Should the phrase “dead and buried” be dead and buried?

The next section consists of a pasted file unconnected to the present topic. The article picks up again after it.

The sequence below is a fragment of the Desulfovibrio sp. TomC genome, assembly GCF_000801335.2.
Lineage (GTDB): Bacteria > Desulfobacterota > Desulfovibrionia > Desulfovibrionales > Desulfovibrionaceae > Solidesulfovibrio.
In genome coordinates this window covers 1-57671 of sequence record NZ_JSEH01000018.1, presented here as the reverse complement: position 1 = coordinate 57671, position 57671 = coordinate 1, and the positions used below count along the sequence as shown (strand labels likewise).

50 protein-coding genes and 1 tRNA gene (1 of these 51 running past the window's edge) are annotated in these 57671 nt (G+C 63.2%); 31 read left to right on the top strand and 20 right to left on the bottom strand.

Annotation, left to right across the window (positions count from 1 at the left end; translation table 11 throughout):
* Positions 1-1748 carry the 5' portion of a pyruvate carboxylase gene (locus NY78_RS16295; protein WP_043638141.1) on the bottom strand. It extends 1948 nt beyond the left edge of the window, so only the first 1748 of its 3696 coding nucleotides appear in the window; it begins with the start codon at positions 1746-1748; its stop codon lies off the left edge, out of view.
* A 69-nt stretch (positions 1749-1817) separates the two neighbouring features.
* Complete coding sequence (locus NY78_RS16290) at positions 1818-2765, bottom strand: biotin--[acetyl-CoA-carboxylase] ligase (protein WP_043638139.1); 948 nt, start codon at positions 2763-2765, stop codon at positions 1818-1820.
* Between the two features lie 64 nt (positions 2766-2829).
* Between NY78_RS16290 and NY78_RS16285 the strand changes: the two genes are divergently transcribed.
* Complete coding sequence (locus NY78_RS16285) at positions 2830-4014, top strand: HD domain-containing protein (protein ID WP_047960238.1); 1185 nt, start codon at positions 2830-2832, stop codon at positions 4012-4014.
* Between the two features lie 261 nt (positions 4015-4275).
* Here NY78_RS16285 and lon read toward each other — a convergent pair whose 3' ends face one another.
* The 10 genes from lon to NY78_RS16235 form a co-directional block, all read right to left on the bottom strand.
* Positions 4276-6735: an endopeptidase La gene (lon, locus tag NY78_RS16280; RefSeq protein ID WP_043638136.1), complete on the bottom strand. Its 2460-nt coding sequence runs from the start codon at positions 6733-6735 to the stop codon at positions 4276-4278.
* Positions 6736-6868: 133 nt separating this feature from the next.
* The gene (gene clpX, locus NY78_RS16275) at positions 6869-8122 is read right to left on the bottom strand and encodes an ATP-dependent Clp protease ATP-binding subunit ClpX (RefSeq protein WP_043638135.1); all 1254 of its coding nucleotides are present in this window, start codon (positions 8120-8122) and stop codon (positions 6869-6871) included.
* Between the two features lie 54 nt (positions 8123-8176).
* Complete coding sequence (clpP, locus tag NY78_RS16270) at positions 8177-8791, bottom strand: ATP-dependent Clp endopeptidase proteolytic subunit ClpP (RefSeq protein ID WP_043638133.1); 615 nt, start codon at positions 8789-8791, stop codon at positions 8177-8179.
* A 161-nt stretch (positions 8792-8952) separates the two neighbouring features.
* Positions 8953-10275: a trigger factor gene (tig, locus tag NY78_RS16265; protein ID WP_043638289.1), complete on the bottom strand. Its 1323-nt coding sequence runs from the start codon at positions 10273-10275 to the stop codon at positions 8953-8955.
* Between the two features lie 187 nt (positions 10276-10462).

This idiom typically refers to some idea, concept, thing or practice that is no longer in use or existence, as in “We don’t have to worry about building this shopping center in a residential neighborhood anymore, the city’s plan to develop subdivisions on that farmland is dead and buried.” This expression arose in reference to the Western Judeo-Christian practice that when one’s life expires they are buried in a cemetery, typically accompanied by last rights. Now we know that in today’s society a number of other beliefs and traditions exist rendering this term somewhat exclusionary. For instance, in some Hindu traditions and for many non-believers, cremation is the preferred method to honor the deceased. In fact, many non-believers and rationalists choose to forgo any ceremony associated with last rights altogether. In addition, many of us, including the environmentally conscious among us, choose to be cremated to avoid taking up space unnecessarily, or so that our ashes be kept by a loved one, or scattered about in nature like the remnants of a Viking funeral into the ocean. To senior Americans, this phrase might also suggest that their ideas and views of the world, to the extent their advanced age brings them closer to death, will be invalidated immediately upon their passing. So please let the phrase “dead and buried” be dead and buried; or better yet, let it be cremated and scattered.